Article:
Decatur High school senior, Anna Rose Gable, shares five tips that can help any student get their dream garden off the ground.
- Educate yourself - Become acquainted with gardens and resources in your community, and get involved so you know what you're getting yourself into. I was lucky to have Oakhurst and Gaia right down the street.
- Show you are serious - I converted a weedy school flower bed into a vegetable garden and maintained it for two years whilst writing bylaws, an annotated bibliography of garden-building resources, a preliminary garden layout, and a research paper about sustainable agriculture education. Talking to a lot of people will help you develop the plan, and they will become useful allies later on!
- Make your voice heard - In order to gain recognition and permission for the project, I had to visit the principal's office on a daily basis. Teaming up with a parent (the PTSA Building and Grounds Committee chair) got things moving much faster.
- Get people involved - Parents, teachers, staff, community members, and, most importantly, students. You will need everyone's support. In Decatur, Google Groups has been very effective at getting adults in on the act, while Facebook has helped a lot on the student front.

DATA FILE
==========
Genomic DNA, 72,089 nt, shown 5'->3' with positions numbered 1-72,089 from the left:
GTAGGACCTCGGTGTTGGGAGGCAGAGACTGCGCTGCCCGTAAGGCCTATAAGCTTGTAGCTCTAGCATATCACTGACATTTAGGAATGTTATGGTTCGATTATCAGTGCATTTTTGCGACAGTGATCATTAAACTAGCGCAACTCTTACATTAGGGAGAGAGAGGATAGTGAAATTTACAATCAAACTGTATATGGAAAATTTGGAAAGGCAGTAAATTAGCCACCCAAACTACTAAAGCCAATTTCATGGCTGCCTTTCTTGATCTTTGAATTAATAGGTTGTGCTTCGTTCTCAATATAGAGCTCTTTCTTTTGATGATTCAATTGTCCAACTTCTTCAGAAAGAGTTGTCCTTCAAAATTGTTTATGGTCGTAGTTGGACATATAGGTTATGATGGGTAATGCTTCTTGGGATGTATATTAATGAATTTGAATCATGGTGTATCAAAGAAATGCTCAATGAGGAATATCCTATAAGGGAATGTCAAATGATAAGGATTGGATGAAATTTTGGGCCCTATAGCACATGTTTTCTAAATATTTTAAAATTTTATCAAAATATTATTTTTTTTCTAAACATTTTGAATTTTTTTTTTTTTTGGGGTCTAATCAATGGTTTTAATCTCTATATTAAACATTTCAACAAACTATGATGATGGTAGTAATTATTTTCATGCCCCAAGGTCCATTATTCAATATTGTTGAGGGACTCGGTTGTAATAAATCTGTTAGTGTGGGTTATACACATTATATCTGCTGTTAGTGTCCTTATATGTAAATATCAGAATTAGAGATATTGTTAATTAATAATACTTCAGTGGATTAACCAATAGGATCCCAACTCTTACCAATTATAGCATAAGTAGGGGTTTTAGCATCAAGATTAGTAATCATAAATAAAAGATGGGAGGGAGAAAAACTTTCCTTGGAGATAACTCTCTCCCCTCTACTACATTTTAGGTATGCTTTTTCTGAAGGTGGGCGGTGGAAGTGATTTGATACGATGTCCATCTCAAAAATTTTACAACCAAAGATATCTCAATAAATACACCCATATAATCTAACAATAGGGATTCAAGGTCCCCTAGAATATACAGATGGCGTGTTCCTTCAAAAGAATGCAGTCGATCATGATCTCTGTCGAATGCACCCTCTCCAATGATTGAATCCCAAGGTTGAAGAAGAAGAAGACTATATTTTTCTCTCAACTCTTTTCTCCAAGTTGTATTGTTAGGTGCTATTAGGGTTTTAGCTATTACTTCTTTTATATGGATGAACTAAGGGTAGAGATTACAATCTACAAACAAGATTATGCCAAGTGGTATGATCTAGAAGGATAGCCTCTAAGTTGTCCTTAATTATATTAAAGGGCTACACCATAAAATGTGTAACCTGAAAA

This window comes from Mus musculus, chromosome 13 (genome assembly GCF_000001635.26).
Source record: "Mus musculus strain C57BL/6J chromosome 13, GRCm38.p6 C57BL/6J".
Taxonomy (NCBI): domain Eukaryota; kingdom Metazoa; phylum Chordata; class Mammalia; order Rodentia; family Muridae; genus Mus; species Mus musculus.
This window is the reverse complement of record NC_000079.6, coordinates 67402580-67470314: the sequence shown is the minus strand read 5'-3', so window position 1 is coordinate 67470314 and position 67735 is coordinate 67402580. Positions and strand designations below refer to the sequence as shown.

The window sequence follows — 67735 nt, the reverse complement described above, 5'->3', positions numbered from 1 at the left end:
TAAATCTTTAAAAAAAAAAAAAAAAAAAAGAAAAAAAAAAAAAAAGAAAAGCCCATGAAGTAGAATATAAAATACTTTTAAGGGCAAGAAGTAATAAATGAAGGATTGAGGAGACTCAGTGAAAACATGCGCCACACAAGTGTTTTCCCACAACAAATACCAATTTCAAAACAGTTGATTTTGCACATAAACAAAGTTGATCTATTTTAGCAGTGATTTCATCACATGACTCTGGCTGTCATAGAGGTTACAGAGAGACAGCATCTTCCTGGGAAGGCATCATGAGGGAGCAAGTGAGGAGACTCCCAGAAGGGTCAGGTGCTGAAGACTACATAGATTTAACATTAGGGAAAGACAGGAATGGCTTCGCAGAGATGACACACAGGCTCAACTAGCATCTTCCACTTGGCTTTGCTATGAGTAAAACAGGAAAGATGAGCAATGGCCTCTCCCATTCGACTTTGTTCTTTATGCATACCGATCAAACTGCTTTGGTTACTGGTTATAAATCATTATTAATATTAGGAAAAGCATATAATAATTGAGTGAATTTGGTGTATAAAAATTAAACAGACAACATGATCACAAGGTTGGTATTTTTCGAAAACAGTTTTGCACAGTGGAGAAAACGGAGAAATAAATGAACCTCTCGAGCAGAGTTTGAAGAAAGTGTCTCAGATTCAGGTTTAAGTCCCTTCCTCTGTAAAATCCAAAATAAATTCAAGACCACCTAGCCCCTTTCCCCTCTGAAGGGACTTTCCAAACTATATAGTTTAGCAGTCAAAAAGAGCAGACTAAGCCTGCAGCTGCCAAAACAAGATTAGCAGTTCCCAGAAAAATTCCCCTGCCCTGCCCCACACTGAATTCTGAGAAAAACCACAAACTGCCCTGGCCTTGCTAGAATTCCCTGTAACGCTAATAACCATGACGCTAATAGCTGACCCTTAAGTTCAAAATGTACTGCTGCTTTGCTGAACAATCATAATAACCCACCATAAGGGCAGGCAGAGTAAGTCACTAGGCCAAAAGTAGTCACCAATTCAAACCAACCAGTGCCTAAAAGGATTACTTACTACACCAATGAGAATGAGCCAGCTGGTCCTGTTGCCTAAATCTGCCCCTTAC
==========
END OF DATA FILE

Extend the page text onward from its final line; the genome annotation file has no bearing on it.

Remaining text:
- Speak up! Finally, you'll need people to find funding, communicate with the school and community, contribute physical labor and donate supplies. They are out there - all you have to do is ask.
Good luck. I'll be over here in Decatur doing the same!
Anna Rose is a senior at Decatur High School. After interning at the Oakhurst Community Garden, she undertook an independent study in organic farming, and established a small garden on the school campus. This year, many hours of dreaming and planning are coming to fruition with the creation of the DHS Community Garden.